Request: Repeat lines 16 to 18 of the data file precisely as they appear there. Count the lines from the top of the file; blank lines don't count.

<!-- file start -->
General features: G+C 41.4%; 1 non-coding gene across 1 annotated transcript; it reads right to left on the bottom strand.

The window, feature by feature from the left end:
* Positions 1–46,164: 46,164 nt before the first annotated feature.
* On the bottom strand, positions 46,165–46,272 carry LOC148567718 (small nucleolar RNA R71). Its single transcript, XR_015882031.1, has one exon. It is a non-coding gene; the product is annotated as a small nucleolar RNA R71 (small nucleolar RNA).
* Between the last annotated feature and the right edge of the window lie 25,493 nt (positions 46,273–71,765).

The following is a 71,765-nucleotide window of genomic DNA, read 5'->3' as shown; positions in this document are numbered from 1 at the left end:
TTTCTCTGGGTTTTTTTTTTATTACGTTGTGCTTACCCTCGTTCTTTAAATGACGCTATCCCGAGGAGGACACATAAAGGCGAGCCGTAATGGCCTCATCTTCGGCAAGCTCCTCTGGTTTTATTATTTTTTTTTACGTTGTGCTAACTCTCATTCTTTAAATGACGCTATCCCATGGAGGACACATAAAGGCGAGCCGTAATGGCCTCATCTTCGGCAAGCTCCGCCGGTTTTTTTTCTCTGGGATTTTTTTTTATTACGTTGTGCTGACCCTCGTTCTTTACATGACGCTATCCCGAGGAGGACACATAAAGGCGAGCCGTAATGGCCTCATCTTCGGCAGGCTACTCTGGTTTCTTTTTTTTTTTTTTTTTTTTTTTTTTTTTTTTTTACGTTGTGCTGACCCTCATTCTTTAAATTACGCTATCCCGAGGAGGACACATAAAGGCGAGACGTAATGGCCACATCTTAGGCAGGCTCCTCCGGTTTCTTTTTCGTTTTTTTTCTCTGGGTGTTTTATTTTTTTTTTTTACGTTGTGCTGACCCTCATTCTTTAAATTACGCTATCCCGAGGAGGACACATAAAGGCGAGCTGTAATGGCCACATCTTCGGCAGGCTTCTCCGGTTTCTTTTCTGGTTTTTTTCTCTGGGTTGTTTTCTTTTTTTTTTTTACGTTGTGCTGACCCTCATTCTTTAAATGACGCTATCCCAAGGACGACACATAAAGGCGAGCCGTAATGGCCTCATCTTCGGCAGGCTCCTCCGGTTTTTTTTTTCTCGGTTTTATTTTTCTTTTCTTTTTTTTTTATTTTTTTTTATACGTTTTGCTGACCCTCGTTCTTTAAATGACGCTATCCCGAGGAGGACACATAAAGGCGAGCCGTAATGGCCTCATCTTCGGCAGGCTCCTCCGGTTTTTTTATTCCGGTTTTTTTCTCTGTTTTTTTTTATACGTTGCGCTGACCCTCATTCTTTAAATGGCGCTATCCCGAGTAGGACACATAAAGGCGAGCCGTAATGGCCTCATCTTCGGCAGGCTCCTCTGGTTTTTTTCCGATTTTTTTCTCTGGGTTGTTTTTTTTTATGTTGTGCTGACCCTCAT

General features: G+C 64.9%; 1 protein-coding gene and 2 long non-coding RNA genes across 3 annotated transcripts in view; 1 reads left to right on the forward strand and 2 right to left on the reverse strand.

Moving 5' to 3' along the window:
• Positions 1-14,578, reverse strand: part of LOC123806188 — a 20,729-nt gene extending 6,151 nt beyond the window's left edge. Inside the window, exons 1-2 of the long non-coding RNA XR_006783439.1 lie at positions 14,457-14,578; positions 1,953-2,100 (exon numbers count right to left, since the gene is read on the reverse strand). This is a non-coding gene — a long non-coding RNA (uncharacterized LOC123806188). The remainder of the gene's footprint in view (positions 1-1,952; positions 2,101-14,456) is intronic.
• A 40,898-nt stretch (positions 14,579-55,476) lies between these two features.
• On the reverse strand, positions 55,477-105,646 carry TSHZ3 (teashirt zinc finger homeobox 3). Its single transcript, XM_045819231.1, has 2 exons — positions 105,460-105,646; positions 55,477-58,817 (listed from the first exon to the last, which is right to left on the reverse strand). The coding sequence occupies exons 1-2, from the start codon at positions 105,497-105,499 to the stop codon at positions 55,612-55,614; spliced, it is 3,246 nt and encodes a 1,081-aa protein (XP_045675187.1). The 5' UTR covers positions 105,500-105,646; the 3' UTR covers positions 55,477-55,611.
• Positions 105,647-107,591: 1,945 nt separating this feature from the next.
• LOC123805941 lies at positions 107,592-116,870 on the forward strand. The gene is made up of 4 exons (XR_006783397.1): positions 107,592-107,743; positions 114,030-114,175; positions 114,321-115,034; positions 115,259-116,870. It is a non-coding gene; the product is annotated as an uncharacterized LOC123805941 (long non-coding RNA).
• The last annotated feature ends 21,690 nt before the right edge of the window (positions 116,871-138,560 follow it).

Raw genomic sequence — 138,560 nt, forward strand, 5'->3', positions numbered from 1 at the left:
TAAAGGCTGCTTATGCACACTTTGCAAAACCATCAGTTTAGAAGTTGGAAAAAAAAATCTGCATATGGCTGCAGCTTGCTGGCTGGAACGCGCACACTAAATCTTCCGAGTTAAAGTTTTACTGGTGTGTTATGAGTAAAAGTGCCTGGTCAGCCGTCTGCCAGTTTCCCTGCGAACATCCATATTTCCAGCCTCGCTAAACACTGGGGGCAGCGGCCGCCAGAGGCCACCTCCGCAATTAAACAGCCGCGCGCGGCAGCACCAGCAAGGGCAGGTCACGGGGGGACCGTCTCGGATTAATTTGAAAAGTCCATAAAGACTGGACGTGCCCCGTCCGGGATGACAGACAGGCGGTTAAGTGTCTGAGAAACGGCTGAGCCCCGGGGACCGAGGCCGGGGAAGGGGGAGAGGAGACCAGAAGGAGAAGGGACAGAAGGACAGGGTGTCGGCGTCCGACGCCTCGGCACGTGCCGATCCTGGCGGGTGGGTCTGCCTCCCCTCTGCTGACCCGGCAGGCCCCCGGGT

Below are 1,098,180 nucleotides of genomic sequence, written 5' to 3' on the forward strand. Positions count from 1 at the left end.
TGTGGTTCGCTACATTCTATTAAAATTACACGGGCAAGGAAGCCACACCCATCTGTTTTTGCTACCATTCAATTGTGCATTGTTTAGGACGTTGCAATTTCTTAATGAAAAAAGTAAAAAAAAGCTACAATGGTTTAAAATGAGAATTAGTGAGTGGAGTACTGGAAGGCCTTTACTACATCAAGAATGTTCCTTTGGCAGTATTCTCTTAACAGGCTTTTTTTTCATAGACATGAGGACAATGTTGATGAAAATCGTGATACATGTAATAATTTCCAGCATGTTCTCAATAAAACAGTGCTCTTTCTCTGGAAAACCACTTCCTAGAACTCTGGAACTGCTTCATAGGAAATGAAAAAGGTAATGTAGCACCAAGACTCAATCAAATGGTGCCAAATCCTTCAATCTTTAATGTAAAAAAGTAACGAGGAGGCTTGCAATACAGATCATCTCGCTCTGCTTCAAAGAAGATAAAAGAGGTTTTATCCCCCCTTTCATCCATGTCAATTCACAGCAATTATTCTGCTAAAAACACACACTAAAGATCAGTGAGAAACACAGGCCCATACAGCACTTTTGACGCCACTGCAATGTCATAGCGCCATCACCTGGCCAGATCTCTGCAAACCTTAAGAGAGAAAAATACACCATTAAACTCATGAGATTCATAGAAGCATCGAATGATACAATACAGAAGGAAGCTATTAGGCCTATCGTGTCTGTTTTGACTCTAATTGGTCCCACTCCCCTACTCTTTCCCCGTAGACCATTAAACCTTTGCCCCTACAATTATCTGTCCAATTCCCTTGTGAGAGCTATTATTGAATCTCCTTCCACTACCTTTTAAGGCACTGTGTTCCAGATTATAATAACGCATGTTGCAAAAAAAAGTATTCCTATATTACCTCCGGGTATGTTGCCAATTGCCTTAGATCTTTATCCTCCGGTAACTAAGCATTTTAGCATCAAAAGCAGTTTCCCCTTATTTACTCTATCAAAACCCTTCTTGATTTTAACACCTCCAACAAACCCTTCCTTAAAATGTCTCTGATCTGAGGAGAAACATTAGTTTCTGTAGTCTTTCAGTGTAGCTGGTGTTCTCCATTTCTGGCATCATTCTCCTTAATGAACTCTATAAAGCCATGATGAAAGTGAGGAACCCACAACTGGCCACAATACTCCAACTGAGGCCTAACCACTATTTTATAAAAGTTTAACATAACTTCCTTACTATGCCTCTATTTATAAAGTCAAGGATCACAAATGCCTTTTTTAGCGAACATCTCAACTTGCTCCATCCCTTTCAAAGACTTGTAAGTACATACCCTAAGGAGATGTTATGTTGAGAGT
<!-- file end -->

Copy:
Raw genomic sequence — 138,560 nt, forward strand, 5'->3', positions numbered from 1 at the left:
TAAAGGCTGCTTATGCACACTTTGCAAAACCATCAGTTTAGAAGTTGGAAAAAAAAATCTGCATATGGCTGCAGCTTGCTGGCTGGAACGCGCACACTAAATCTTCCGAGTTAAAGTTTTACTGGTGTGTTATGAGTAAAAGTGCCTGGTCAGCCGTCTGCCAGTTTCCCTGCGAACATCCATATTTCCAGCCTCGCTAAACACTGGGGGCAGCGGCCGCCAGAGGCCACCTCCGCAATTAAACAGCCGCGCGCGGCAGCACCAGCAAGGGCAGGTCACGGGGGGACCGTCTCGGATTAATTTGAAAAGTCCATAAAGACTGGACGTGCCCCGTCCGGGATGACAGACAGGCGGTTAAGTGTCTGAGAAACGGCTGAGCCCCGGGGACCGAGGCCGGGGAAGGGGGAGAGGAGACCAGAAGGAGAAGGGACAGAAGGACAGGGTGTCGGCGTCCGACGCCTCGGCACGTGCCGATCCTGGCGGGTGGGTCTGCCTCCCCTCTGCTGACCCGGCAGGCCCCCGGGT

Below are 1,098,180 nucleotides of genomic sequence, written 5' to 3' on the forward strand. Positions count from 1 at the left end.